An Introduction to SEP 6 on Stellar Blockchain

Posted By : Abhishek

May 27, 2020

SEP 6 




SEP 6 provides a standard way for anchors and wallets to interact on behalf of its users. For non-interactive components, SEP 6 provides a way for users to interact with anchors programmatically. The interactive components of SEP 6 are deprecated in favor of SEP 24. 


SEP 6 provides a standard protocol for the following


(i) Deposit external assets to anchor.


(ii) Withdraw assets from an anchor

(iii)Display deposit & withdrawal fee structure for an anchor to the user

(iv)Handle anchor KYC needs, including transmitting KYC information about the user to the anchor via SEP-12

(v)Check the status of current deposits or withdrawals.

(vi)Show a history of deposits and withdrawals.




(i) An anchor must define the location of their TRANSFER_SERVER in their stellar.toml. This helps a wallet find the anchor's server.

(ii) Anchors and clients may support SEP-10 web authentication to enable authenticated withdrawals and deposits.



To support this protocol an anchor acts as a server and implements some  API endpoints, while a wallet acts as a client that consumes these API endpoints. The following are the endpoints that should be implemented by an anchor for SEP 6.


(i) GET /deposit :- REQUIRED

(ii) GET /withdraw :- REQUIRED

(iii) GET /info :- REQUIRED

(iv) GET /fee :- OPTIONAL (only needed for complex fee structures)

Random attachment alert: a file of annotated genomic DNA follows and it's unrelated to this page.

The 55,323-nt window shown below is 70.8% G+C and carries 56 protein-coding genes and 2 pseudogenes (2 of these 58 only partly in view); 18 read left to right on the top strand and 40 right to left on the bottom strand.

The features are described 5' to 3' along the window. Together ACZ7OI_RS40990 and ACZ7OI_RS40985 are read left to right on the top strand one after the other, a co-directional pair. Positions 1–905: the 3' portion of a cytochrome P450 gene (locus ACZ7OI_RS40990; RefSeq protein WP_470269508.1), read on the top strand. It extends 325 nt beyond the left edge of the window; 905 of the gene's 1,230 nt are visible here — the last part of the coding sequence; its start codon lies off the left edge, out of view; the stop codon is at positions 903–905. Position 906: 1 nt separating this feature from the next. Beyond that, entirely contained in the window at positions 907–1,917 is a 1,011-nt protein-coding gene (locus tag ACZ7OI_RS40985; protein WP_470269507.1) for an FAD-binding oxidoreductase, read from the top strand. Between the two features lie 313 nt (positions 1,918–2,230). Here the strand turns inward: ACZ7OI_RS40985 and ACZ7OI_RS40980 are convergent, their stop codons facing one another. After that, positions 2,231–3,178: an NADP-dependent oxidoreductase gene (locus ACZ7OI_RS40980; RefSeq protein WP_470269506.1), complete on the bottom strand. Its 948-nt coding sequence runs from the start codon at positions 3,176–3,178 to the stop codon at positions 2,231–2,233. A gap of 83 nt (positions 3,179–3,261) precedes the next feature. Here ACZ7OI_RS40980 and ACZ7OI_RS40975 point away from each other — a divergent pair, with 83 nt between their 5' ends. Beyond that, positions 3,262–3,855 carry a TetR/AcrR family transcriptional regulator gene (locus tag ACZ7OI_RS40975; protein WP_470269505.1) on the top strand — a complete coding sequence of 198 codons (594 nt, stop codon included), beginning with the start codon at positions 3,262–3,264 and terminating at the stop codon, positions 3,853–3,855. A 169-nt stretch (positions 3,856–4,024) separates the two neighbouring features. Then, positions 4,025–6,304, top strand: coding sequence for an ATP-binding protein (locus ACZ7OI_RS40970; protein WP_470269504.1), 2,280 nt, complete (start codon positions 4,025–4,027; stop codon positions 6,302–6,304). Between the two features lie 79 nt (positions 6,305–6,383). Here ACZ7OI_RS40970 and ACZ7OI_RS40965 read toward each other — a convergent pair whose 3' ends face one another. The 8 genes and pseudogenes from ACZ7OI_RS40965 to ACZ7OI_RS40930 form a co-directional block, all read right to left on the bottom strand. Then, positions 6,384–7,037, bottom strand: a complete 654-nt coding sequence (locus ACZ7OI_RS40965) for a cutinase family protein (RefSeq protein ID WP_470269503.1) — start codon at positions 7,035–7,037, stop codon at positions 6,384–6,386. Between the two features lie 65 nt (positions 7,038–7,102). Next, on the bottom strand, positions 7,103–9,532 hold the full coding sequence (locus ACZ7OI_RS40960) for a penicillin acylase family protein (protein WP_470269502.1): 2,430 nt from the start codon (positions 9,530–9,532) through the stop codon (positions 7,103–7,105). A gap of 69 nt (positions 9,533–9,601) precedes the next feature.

(v) GET /transactions :- REQUIRED

(vi) GET /transaction :- REQUIRED



An anchor may support SEP 10 for authentication so that users can be verified while depositing or withdrawing assets and even for checking transaction history.


For implementing authentication, the anchor should

(i) set the authentication_required field at their info endpoint.

(ii) Provide JWT obtained from SEP 10 to all endpoints.


Interactive authentication

For interactive flow, authentication can be achieved by including JWT obtained from SEP 10 as a header like this

Authorization: Bearer <JWT>


Non-interactive authentication

For non-interactive authentication, JWT should be passed as a query parameter like this 



CORS Permissions

To allow clients from any site to access the endpoint, we have to enable CORS by enabling the following header in the server.


Access-Control-Allow-Origin: *


HTTPS only

Since this protocol involves deposit and withdrawal of assets that have value, hence https is required for all the endpoints.






The deposit endpoint helps the user initiate the deposit process to an anchor. The user deposits some currency be it fiat or crypto and the anchor provides the equivalent stellar assets to the user. This endpoint provides all the info that a user may need regarding the deposit.


Deposit Request


Request parameters

The request parameters contain a lot of fields that you can check out HERE.

Deposit Response

For the JSON response, you can check out the official documentation HERE.



There are some special cases that anchors must handle for the deposit endpoint. 

(i) The stellar account does not exist:- If the stellar accountId provided by the user does not exist, then anchor may create the account on the user's behalf with enough balance to issue trustline for deposit asset. If the anchor doesn't support this create new account operation, then the response should be 404 BAD REQUEST error.